Who says that the "June slide" must occur? Just as much learning and discovering was filling my library on the second last day of school, thanks to the efforts of teacher extraordinaire Julie Johnson. Julie is a special education teacher at Goodfellow Public School with the Simcoe District School Board. We attempted a little experiment this year with our school's Nintendo Wii systems. We wanted to see if we could help some of our male students that struggled with appropriate social behaviour by playing video games together. The hope was that the students would internalize positive social traits that they honed while playing in the comfortable and enjoyable game environment and be able to apply them to situations in the school yard and with other students. The two groups met each other several months ago and participated in a Tribes (c) activity to help build community. We then spent the intervening months with our separate school clubs, gaming, encouraging, and modeling. We weren't able to synch the Wiis so that we could directly play each other, so instead we hooked up via Skype and recorded our times. Our five boys faced their five boys and we played. There was lots of cheering and at the end, when the competitors turned to the webcam to look at their fellow player, positive comments were exchanged (like "good game" and "congratulations").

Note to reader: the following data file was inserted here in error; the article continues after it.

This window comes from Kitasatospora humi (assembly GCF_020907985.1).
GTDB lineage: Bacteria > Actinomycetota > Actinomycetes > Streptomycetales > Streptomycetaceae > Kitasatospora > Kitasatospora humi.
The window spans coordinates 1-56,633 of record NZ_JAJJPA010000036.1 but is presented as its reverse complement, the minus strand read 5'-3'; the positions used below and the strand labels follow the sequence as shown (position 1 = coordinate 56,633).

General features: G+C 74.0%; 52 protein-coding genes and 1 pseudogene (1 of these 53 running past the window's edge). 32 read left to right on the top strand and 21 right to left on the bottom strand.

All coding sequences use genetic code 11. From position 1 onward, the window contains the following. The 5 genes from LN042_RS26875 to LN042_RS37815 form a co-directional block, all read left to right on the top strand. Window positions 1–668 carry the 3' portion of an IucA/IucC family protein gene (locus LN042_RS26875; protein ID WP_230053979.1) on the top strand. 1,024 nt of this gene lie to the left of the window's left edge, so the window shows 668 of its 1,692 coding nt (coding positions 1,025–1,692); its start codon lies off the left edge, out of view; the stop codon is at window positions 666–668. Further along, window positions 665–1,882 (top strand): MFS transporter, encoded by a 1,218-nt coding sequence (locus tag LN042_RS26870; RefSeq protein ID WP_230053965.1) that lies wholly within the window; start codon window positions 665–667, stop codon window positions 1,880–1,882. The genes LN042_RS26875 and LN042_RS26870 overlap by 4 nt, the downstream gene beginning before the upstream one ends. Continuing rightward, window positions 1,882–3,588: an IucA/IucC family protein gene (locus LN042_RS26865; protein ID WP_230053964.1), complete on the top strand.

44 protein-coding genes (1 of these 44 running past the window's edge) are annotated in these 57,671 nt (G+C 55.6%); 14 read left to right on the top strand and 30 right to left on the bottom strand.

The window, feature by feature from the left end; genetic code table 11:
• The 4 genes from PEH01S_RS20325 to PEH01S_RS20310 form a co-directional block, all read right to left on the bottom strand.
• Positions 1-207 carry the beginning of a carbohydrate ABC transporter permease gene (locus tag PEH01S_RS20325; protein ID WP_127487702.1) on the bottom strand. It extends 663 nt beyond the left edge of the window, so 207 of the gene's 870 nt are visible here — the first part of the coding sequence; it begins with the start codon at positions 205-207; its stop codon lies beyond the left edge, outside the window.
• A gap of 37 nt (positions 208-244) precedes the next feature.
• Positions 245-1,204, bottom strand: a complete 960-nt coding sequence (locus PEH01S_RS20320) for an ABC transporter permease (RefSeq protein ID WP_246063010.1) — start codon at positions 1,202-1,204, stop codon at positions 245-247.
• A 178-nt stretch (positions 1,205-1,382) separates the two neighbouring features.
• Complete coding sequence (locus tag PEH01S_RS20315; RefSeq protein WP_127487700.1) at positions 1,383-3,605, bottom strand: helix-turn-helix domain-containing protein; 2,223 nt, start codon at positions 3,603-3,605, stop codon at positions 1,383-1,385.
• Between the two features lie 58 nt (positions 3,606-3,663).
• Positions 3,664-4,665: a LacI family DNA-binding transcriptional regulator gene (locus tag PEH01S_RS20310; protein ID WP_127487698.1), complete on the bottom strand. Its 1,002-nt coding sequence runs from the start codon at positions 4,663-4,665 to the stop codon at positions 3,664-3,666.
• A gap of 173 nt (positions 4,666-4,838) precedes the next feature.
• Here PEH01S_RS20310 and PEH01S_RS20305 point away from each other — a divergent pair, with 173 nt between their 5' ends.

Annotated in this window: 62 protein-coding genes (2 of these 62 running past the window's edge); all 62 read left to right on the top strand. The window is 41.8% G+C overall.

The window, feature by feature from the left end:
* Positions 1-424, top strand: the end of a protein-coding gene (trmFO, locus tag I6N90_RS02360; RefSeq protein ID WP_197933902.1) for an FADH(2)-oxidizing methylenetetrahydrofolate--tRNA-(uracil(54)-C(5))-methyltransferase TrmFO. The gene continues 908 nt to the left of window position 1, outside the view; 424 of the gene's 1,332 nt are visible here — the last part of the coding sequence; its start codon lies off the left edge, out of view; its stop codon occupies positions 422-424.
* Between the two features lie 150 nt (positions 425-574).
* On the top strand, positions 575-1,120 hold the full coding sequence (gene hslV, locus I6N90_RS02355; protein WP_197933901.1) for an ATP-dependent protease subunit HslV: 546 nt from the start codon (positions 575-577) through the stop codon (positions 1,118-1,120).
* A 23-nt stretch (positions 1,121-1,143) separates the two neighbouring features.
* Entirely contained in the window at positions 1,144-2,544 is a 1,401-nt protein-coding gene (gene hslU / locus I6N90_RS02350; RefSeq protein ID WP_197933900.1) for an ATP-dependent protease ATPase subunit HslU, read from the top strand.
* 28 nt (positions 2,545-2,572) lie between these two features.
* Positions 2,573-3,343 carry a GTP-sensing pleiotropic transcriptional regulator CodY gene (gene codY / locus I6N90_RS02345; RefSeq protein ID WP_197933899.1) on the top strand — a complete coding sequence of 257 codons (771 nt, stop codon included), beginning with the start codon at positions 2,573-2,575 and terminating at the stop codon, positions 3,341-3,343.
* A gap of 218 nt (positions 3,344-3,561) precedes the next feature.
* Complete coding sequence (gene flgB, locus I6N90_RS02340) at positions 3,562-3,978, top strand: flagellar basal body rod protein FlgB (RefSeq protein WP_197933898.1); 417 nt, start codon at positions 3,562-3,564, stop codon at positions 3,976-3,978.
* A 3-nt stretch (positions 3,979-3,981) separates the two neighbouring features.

I wish I could report that my school's Wii Social Skills Club was a magic bullet (or Bullet Bill, for those who know the Mario Kart game) and that all my students' social awkwardness disappeared after playing together. I had to talk to one boy who knocked away the hand of another boy who was only trying to pat him on the back to say "good job". I had to remind one of my other players that he could not threaten another player to withdraw his friendship because he was in the way. However, I think it was an excellent step in the right direction. The students were a bit shy when conversing with the kids from the other school, but they did offer kind words and praise. The students really enjoyed being part of the club; they felt honoured and special.
I want to thank all the folks over at Goodfellow P.S., especially Julie, for organizing our first-ever tournament and I look forward to working with her more on projects like this in the future. I also want to thank my teaching partner in my own school, Renee Keberer, for joining me on this crazy journey. Renee has been promoted to a central position in our board, so she and I will no longer be in the same building. Naturally, this is very bittersweet news for me. It's so important to have like-minded teachers around you to be willing to try out innovative and possibly bizarre ideas in the name of helping students. I hope all of you have a Renee in your school.